From author s website People are always asking me questions I don t have answers for One is, When did you first know that you wanted to become a writer The fact is that I never wanted to be a writer, at least not when I was a child, or even a young woman Today I want very much to be a writer But when I was ten, I wanted to be either a movie star or a missionary When I was twenty, I wanted to get married and have lots of children.Another question I can t answer is, When did you begin writing I can t remember I know I began reading when I was four or five, because I couldn t stand not being able to I must have tried writing soon afterward Fortunately, very few samples of my early writing survived the eighteen moves I made before I was eighteen years old I say fortunately, because the samples that did manage to survive are terrible, with the single exception of a rather nice letter I wrote to my father when I was seven We were living in Shanghai, and my father was working in our old home territory, which at the time was across various battle lines I missed him very much, and in telling him so, I managed a piece of writing I am not ashamed of to this day.A lot has happened to me since I wrote that letter The following year, we had to refugee a second time because war between Japan and the United States seemed inevitable During World War II, we lived in Virginia and North Carolina, and when our family s return to China was indefinitely postponed, we moved to various towns in North Carolina, Virginia, and West Virginia, before my parents settled in Winchester, Virginia.By that time, I was ready to begin college I spent four years at King College in Bristol, Tennessee, doing what I loved best reading English and American literature and avoiding math whenever possible.My dream of becoming a movie star never came true, but I did a lot of acting all through school, and the first writing for which I got any applause consisted of plays I wrote for my sixth grade friends to act out.On the way to becoming a missionary, I spent a year teaching in a rural school in northern Virginia, where almost all my children were like Jesse Aarons I ll never forget that wonderful class A teacher I once met at a meeting in Virginia told me that when she read Bridge to Terabithia to her class, one of the girls told her that her mother had been in that Lovettsville sixth grade I am very happy that those children, now grown up with children of their own, know about the book I hope they can tell by reading it how much they meant to me.After Lovettsville, I spent two years in graduate school in Richmond, Virginia, studying Bible and Christian education then I went to Japan My childhood dream was, of course, to be a missionary to China and eat Chinese food three times a day But China was closed to Americans in 1957, and a Japanese friend urged me to go to Japan instead I remembered the Japanese as the enemy They were the ones who dropped the bombs and then occupied the towns where I had lived as a child I was afraid of the Japanese, and so I hated them But my friend persuaded me to put aside those childish feelings and give myself a chance to view the Japanese in a new way.If you ve read my early books, you must know that I came to love Japan and feel very much at home there I went to language school, and lived and worked in that country for four years I had every intention of spending the rest of my life among the Japanese But when I returned to the States for a year of study in New York, I met a young Presbyterian pastor who changed the direction of my life once again We were married in 1962.I suppose my life as a writer really began in 1964 The Presbyterian church asked me to write some curriculum materials for fifth and sixth graders Since the church had given me a scholarship to study and I had married instead of going back to work in Japan, I felt I owed them something for their m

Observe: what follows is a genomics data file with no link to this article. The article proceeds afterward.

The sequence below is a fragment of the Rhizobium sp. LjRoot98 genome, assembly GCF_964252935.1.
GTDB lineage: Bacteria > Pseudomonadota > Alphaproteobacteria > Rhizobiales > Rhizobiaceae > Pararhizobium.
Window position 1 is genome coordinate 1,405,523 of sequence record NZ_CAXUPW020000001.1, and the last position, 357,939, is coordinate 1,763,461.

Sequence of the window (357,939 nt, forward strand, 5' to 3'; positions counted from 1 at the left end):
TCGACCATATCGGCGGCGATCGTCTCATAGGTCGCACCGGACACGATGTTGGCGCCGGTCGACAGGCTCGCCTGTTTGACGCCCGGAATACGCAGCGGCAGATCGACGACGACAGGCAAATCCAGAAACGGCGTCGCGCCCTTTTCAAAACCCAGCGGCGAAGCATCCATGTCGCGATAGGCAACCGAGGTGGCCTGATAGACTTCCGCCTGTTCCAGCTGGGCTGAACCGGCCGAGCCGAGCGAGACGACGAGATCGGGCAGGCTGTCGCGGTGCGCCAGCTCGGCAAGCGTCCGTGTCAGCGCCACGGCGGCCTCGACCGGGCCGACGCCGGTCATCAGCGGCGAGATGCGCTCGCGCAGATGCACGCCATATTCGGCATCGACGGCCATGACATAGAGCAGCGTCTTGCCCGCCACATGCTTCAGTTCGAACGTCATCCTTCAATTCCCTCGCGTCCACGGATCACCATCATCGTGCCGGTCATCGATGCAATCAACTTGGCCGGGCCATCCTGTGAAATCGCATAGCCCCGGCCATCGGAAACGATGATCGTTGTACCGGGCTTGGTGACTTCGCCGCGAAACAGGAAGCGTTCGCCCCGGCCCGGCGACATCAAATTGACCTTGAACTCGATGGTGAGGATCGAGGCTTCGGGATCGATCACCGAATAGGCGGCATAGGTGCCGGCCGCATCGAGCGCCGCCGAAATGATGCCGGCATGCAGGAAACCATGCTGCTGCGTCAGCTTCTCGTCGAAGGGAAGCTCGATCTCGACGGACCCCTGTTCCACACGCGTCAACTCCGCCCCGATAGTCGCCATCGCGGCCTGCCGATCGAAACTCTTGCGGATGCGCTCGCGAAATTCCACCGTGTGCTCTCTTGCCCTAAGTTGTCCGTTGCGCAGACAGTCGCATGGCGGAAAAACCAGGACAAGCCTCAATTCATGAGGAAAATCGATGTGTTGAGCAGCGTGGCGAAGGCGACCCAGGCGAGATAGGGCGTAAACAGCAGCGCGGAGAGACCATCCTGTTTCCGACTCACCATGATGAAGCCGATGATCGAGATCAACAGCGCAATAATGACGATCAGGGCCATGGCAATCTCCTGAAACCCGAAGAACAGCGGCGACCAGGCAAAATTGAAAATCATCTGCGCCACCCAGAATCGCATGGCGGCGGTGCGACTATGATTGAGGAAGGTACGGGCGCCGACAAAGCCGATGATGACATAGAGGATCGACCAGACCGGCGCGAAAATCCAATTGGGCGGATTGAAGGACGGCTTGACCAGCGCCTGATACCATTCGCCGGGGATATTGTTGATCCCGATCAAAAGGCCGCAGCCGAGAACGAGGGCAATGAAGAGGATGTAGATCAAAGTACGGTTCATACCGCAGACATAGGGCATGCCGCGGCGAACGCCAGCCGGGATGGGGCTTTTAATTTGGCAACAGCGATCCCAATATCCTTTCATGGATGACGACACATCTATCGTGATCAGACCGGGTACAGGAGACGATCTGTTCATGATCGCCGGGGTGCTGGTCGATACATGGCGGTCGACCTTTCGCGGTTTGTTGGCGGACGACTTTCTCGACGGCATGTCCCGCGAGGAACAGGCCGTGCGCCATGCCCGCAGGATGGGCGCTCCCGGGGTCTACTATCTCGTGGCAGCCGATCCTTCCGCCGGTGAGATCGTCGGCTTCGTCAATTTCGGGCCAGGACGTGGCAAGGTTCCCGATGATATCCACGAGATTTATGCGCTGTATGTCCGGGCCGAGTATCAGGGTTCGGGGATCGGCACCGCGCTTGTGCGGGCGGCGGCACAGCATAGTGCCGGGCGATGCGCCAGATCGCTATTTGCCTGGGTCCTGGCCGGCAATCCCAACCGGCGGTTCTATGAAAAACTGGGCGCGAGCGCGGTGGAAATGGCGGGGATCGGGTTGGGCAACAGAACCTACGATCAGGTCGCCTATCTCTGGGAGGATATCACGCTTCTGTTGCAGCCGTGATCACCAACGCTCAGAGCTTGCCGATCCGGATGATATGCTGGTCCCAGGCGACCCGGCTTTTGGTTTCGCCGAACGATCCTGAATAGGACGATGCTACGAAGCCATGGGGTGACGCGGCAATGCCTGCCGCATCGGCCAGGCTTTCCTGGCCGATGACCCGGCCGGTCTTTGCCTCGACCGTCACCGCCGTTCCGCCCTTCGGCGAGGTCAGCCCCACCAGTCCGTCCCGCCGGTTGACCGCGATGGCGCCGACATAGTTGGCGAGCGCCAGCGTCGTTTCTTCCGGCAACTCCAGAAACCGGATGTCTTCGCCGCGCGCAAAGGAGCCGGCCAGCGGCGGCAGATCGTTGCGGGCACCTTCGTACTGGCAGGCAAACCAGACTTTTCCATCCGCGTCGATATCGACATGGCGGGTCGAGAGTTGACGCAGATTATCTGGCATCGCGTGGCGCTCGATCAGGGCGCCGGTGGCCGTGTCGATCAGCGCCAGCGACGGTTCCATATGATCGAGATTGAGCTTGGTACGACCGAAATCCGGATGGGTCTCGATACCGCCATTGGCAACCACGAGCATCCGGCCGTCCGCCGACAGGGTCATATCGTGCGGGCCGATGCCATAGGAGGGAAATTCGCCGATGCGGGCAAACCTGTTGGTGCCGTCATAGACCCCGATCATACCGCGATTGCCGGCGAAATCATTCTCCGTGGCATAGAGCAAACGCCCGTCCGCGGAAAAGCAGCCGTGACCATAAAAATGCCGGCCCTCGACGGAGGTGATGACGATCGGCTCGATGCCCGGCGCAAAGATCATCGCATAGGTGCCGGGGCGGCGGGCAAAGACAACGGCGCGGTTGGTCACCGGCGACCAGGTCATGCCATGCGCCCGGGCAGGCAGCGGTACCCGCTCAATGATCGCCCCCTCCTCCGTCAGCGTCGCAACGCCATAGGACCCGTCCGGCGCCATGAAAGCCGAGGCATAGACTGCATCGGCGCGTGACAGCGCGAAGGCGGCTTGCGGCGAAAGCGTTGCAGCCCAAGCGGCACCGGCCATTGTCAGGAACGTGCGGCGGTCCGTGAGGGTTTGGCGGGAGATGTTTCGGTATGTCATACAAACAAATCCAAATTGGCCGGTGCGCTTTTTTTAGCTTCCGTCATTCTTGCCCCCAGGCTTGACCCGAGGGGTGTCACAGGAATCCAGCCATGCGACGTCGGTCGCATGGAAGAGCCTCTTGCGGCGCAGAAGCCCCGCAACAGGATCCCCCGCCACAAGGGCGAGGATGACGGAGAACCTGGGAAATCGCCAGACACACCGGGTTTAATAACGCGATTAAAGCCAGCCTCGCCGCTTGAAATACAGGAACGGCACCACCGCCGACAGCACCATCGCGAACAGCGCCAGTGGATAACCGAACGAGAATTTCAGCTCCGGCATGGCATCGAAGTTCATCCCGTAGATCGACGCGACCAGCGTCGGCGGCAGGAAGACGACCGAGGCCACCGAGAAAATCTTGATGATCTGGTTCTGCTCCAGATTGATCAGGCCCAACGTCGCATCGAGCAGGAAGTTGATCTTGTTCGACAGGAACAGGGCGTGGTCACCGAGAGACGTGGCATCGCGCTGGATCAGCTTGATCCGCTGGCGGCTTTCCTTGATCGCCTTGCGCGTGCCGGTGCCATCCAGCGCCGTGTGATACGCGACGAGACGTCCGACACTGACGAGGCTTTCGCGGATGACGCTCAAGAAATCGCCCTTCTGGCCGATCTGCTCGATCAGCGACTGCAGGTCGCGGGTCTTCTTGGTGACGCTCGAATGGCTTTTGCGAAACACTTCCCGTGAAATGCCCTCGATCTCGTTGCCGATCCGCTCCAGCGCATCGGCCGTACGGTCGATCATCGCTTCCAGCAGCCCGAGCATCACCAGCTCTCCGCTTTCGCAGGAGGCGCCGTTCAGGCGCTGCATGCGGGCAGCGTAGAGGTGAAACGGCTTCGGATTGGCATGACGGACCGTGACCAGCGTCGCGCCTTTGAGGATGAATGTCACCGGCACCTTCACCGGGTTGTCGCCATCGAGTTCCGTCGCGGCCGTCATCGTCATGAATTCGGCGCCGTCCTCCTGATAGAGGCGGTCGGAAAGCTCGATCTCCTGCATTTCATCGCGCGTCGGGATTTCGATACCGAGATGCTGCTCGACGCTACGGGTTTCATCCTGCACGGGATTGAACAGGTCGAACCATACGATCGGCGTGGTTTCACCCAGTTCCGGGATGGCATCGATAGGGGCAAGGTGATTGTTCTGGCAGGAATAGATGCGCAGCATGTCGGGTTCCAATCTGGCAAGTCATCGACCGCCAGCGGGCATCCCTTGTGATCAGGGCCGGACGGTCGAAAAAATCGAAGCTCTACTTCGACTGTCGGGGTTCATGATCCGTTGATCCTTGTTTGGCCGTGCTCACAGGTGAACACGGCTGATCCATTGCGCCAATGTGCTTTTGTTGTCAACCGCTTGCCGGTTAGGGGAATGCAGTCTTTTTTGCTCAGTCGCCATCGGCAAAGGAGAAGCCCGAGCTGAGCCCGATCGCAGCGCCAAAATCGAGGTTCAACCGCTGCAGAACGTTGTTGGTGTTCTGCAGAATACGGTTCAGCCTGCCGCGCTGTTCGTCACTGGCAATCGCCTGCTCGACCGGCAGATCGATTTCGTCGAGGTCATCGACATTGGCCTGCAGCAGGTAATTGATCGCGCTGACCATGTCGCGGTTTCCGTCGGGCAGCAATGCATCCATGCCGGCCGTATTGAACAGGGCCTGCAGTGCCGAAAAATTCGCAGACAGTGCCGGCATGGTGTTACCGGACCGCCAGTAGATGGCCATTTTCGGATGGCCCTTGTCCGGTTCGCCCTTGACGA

646 thoughts on “Jacob Have I Loved”